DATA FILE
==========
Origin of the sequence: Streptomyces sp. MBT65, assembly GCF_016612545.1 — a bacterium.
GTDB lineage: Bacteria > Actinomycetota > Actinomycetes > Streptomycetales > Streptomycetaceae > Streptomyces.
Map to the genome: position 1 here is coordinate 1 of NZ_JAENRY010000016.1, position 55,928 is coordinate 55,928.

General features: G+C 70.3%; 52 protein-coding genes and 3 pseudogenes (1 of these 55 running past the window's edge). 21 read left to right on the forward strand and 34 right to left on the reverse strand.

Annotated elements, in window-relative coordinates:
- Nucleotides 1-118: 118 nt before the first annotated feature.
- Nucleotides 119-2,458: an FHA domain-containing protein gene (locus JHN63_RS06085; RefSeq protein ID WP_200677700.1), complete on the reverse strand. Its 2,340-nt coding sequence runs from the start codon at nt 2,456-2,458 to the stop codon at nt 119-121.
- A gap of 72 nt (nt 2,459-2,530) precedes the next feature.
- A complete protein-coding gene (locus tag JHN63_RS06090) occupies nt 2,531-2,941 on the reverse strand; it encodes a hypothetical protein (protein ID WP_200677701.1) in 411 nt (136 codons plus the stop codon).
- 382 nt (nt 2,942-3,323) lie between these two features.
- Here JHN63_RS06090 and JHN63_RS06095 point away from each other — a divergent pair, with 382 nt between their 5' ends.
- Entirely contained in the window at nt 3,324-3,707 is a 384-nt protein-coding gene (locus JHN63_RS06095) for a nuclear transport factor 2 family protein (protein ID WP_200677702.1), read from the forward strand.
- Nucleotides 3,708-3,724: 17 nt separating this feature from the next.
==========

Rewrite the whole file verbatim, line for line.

Origin of the sequence: Streptomyces sp. MBT65, assembly GCF_016612545.1 — a bacterium.
GTDB lineage: Bacteria > Actinomycetota > Actinomycetes > Streptomycetales > Streptomycetaceae > Streptomyces.
Map to the genome: position 1 here is coordinate 1 of NZ_JAENRY010000016.1, position 55,928 is coordinate 55,928.

General features: G+C 70.3%; 52 protein-coding genes and 3 pseudogenes (1 of these 55 running past the window's edge). 21 read left to right on the forward strand and 34 right to left on the reverse strand.

Annotated elements, in window-relative coordinates:
- Nucleotides 1-118: 118 nt before the first annotated feature.
- Nucleotides 119-2,458: an FHA domain-containing protein gene (locus JHN63_RS06085; RefSeq protein ID WP_200677700.1), complete on the reverse strand. Its 2,340-nt coding sequence runs from the start codon at nt 2,456-2,458 to the stop codon at nt 119-121.
- A gap of 72 nt (nt 2,459-2,530) precedes the next feature.
- A complete protein-coding gene (locus tag JHN63_RS06090) occupies nt 2,531-2,941 on the reverse strand; it encodes a hypothetical protein (protein ID WP_200677701.1) in 411 nt (136 codons plus the stop codon).
- 382 nt (nt 2,942-3,323) lie between these two features.
- Here JHN63_RS06090 and JHN63_RS06095 point away from each other — a divergent pair, with 382 nt between their 5' ends.
- Entirely contained in the window at nt 3,324-3,707 is a 384-nt protein-coding gene (locus JHN63_RS06095) for a nuclear transport factor 2 family protein (protein ID WP_200677702.1), read from the forward strand.
- Nucleotides 3,708-3,724: 17 nt separating this feature from the next.